Earlier in 2017, 83 schoolgirls held hostage by Nigerian terror group Boko Haram were given the opportunity to leave the militants following a series of negotiations with the government. All but one returned to their grieving families after three years of captivity.
In a move that baffled the government and international community, the girl reportedly said of her life with the man who abducted her and forced her into marriage: "I am happy where I am. I have a husband."
Developing feelings of trust and affection towards an abductor is nothing new, however. The phenomenon is known as the Stockholm Syndrome, a phrase coined in the 1970s.
Boko Haram and its ally in the Middle East, the Islamic State (Isis), are among the world's most powerful terror groups and they have enslaved thousands of women and girls in recent years. Some chose to stay with their captors.
A new report by the Henry Jackson Society (HJS) says that factors such as sexual violence and human trafficking are fuelling terrorism globally. They can also provide fertile ground for captives to develop a feeling of sympathy for and loyalty to their abductors.
Although some Isis victims decide to remain with the militants, the phenomenon seems to be more prevalent among Boko Haram victims. This could be due to several factors.
Women and girls from the ethno-religious Yazidi community have been subjected to a harsh persecution by Isis, which regards them as infidels. Those who managed to flee often return to communities where leaders have implemented programmes and developed rituals to ensure that they are accepted back.
"Yazidi women are not supposed to marry non-Yazidi men. In the case of abduction they have been forced to convert of force to marry Muslim men," Nikita Malik, the report's author, told IBTimes UK.
"In normal circumstances they would not be welcomed back, but it has taken a remarkable amount of work from the leaders of their communities to ensure that these women would actually be welcomed again and should not be stigmatised.
"The most fascinating part of it is the ritualisation. They created cleansing rituals and cultural rituals for these women to cleanse themselves and the act of doing that has helped them."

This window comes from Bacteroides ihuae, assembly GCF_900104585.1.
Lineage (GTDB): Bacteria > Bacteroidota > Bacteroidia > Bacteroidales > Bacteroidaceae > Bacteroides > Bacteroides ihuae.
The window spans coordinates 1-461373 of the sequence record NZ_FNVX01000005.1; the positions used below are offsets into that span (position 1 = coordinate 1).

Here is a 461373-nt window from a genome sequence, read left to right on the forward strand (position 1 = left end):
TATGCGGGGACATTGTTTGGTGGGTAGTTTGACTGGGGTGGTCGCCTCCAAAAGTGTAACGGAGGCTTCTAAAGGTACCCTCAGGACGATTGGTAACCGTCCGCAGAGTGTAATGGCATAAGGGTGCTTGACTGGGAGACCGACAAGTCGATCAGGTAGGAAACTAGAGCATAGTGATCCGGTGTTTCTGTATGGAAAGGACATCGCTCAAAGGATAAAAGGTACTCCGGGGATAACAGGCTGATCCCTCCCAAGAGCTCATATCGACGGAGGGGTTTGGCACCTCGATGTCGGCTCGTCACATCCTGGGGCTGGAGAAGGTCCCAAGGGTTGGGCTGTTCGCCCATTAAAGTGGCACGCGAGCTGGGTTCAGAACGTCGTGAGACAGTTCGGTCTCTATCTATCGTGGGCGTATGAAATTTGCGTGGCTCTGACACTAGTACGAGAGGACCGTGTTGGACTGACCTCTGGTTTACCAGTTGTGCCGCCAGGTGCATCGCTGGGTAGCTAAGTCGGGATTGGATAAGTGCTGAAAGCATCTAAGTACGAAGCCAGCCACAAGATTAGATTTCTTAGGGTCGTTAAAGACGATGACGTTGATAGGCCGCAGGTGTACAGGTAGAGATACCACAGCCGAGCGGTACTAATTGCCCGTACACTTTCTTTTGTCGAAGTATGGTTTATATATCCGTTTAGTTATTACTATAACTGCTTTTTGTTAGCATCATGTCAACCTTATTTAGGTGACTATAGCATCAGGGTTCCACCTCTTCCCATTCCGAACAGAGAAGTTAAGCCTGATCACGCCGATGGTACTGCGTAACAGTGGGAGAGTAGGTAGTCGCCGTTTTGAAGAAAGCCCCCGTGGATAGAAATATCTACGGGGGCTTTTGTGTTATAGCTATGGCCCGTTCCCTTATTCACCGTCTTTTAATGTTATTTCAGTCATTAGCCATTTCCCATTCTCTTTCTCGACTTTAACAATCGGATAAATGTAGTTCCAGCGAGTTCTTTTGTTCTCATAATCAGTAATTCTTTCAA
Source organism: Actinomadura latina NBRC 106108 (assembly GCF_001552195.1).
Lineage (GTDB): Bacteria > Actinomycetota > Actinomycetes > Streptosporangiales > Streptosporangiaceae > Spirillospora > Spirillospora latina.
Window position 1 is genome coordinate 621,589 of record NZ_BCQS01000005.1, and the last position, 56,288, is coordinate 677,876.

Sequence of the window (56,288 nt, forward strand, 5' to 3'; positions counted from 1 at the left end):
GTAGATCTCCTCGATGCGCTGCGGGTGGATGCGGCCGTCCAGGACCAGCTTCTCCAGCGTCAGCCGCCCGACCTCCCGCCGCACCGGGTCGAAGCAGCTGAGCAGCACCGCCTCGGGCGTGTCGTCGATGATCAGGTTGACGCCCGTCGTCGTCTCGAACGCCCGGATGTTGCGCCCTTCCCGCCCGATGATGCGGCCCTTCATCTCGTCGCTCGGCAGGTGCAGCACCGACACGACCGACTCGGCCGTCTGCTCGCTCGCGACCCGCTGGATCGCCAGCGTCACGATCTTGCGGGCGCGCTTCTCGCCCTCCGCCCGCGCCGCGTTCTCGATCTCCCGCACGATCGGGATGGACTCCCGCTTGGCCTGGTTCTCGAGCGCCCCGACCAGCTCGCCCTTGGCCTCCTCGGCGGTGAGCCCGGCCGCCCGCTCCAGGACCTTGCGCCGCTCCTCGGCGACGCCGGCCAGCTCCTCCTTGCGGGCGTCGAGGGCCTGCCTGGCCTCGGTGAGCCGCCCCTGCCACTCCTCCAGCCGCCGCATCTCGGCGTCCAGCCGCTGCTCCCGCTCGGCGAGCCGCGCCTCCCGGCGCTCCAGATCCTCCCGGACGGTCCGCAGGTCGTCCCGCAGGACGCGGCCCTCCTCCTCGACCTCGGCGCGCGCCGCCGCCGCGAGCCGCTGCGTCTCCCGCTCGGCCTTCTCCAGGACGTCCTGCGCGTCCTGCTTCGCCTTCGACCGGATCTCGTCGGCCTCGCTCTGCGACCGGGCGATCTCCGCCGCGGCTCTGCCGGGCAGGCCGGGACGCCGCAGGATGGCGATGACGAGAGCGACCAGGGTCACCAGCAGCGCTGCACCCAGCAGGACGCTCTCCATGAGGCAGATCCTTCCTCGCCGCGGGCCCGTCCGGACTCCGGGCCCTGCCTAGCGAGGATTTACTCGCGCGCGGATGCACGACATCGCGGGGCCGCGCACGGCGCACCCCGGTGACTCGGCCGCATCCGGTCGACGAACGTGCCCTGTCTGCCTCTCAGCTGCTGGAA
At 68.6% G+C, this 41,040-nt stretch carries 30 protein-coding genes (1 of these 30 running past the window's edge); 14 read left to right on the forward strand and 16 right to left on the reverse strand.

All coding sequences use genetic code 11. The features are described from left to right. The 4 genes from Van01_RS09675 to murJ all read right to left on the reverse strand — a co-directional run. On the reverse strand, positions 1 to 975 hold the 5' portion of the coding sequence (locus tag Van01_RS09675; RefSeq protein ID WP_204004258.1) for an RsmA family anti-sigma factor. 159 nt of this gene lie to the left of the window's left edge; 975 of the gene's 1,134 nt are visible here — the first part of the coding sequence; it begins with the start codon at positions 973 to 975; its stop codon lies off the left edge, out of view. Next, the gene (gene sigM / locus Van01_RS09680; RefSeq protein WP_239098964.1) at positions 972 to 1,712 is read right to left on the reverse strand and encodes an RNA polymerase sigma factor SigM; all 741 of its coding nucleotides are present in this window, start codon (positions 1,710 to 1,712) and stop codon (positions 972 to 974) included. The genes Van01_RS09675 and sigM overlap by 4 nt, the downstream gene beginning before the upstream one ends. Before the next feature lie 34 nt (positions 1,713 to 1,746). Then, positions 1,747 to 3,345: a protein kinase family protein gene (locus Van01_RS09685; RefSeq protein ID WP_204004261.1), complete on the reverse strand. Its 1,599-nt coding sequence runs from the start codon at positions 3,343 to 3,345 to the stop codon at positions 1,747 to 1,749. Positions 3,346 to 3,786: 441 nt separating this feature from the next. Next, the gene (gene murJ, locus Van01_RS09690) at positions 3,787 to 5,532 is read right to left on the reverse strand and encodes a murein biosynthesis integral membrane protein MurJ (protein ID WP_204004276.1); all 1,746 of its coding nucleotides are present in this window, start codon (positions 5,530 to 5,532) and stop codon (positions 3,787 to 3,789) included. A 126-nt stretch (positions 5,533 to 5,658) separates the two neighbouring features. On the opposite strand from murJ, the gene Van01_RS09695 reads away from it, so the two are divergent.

Unlike the Yazidi communities, there is still a very large risk of stigmatisation among Nigerian communities where Boko Haram operates.
"Particularly in Nigeria and other African countries where terror organisations operate, national laws on sexual violence are extremely weak," Malik explained. "There is a very large risk of stigmatisation of women and girls who are not welcomed back by the communities, and they feel they are to blame."
She continued: "The final element is the forced impregnation. Many of these women are used to create children for the next generation of fighters and they are scared to go back to the community."
Hilary Matfess , research analyst and author of a book exploring gender dynamics of the Boko Haram insurgency, said some women and girls voluntarily join Boko Haram due to benefits they think they can obtain by being with the group.
"A number of girls that I spoke to said that they were drawn to Boko Haram because of their provision of reliable Quranic education," Matfess told IBTimes UK. "Literacy in the region for women is devastatingly low and for many girls, access to reliable and consistent education isn't feasible outside of the group.
"Nearly everyone that I spoke to reported that BH mandates daily or near daily Quranic education; while some policy makers describe it as propagandistic, few that I spoke to understood it that way."
More community-based approaches
The HJS report called on the international community to do more to help terror victims, change national laws, and implement programmes of re-integration and rehabilitation.
"We are failing these victims," Malik said. "The Yazidi community created a model for itself, but we should have protected these victims. The international community has let terror victims down. Prevention is so important, but we failed to prevent. What we need to focus is ending the use of sexual violence in this way."
Matfess also believes that tackling stigma is essential to help victims return to communities.
"More generally, former members of Boko Haram - of all ages and genders - face tremendous stigma as they attempt to reintegrate into their communities, assuming they're given an opportunity to do so," she said. "More robust community sensitisation efforts, coupled with livelihoods support and psycho-social support for the demobilised members, are critical."